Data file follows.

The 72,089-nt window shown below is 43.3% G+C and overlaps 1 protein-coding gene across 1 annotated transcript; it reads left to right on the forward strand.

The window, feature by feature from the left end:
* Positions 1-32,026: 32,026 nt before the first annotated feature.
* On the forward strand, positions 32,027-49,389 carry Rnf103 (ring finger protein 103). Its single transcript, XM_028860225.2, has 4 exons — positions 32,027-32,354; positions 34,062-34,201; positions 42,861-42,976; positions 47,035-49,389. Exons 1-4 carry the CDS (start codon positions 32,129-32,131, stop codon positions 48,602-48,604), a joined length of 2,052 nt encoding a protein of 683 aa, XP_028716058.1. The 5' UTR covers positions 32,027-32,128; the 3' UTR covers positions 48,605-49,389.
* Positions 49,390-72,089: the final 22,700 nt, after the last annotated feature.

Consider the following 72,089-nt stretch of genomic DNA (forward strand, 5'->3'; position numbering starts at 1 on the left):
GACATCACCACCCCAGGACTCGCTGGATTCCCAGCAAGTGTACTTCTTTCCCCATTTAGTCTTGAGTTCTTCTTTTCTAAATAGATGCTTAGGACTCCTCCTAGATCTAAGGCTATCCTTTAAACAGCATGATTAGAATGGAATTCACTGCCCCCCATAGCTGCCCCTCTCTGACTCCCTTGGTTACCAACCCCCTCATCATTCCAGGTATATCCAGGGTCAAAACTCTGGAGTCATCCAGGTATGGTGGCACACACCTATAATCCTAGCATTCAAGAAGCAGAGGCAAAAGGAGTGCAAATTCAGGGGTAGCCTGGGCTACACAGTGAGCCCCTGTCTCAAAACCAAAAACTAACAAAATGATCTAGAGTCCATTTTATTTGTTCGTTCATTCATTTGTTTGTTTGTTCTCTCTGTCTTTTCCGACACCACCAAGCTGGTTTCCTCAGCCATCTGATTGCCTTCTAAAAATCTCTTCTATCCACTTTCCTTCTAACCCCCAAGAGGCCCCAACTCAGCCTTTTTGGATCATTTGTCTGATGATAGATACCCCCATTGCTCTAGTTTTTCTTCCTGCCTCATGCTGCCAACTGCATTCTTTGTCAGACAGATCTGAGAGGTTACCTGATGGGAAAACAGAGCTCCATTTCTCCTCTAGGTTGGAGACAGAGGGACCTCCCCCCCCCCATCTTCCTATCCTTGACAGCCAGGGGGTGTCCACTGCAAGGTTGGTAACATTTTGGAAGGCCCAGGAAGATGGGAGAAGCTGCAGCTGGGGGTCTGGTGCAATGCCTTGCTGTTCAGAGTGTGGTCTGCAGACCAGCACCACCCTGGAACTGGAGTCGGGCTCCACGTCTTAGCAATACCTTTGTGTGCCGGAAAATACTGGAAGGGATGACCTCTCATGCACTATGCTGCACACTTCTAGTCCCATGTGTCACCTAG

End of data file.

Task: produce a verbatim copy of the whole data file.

The 72,089-nt window shown below is 43.3% G+C and overlaps 1 protein-coding gene across 1 annotated transcript; it reads left to right on the forward strand.

The window, feature by feature from the left end:
* Positions 1-32,026: 32,026 nt before the first annotated feature.
* On the forward strand, positions 32,027-49,389 carry Rnf103 (ring finger protein 103). Its single transcript, XM_028860225.2, has 4 exons — positions 32,027-32,354; positions 34,062-34,201; positions 42,861-42,976; positions 47,035-49,389. Exons 1-4 carry the CDS (start codon positions 32,129-32,131, stop codon positions 48,602-48,604), a joined length of 2,052 nt encoding a protein of 683 aa, XP_028716058.1. The 5' UTR covers positions 32,027-32,128; the 3' UTR covers positions 48,605-49,389.
* Positions 49,390-72,089: the final 22,700 nt, after the last annotated feature.

Consider the following 72,089-nt stretch of genomic DNA (forward strand, 5'->3'; position numbering starts at 1 on the left):
GACATCACCACCCCAGGACTCGCTGGATTCCCAGCAAGTGTACTTCTTTCCCCATTTAGTCTTGAGTTCTTCTTTTCTAAATAGATGCTTAGGACTCCTCCTAGATCTAAGGCTATCCTTTAAACAGCATGATTAGAATGGAATTCACTGCCCCCCATAGCTGCCCCTCTCTGACTCCCTTGGTTACCAACCCCCTCATCATTCCAGGTATATCCAGGGTCAAAACTCTGGAGTCATCCAGGTATGGTGGCACACACCTATAATCCTAGCATTCAAGAAGCAGAGGCAAAAGGAGTGCAAATTCAGGGGTAGCCTGGGCTACACAGTGAGCCCCTGTCTCAAAACCAAAAACTAACAAAATGATCTAGAGTCCATTTTATTTGTTCGTTCATTCATTTGTTTGTTTGTTCTCTCTGTCTTTTCCGACACCACCAAGCTGGTTTCCTCAGCCATCTGATTGCCTTCTAAAAATCTCTTCTATCCACTTTCCTTCTAACCCCCAAGAGGCCCCAACTCAGCCTTTTTGGATCATTTGTCTGATGATAGATACCCCCATTGCTCTAGTTTTTCTTCCTGCCTCATGCTGCCAACTGCATTCTTTGTCAGACAGATCTGAGAGGTTACCTGATGGGAAAACAGAGCTCCATTTCTCCTCTAGGTTGGAGACAGAGGGACCTCCCCCCCCCCATCTTCCTATCCTTGACAGCCAGGGGGTGTCCACTGCAAGGTTGGTAACATTTTGGAAGGCCCAGGAAGATGGGAGAAGCTGCAGCTGGGGGTCTGGTGCAATGCCTTGCTGTTCAGAGTGTGGTCTGCAGACCAGCACCACCCTGGAACTGGAGTCGGGCTCCACGTCTTAGCAATACCTTTGTGTGCCGGAAAATACTGGAAGGGATGACCTCTCATGCACTATGCTGCACACTTCTAGTCCCATGTGTCACCTAG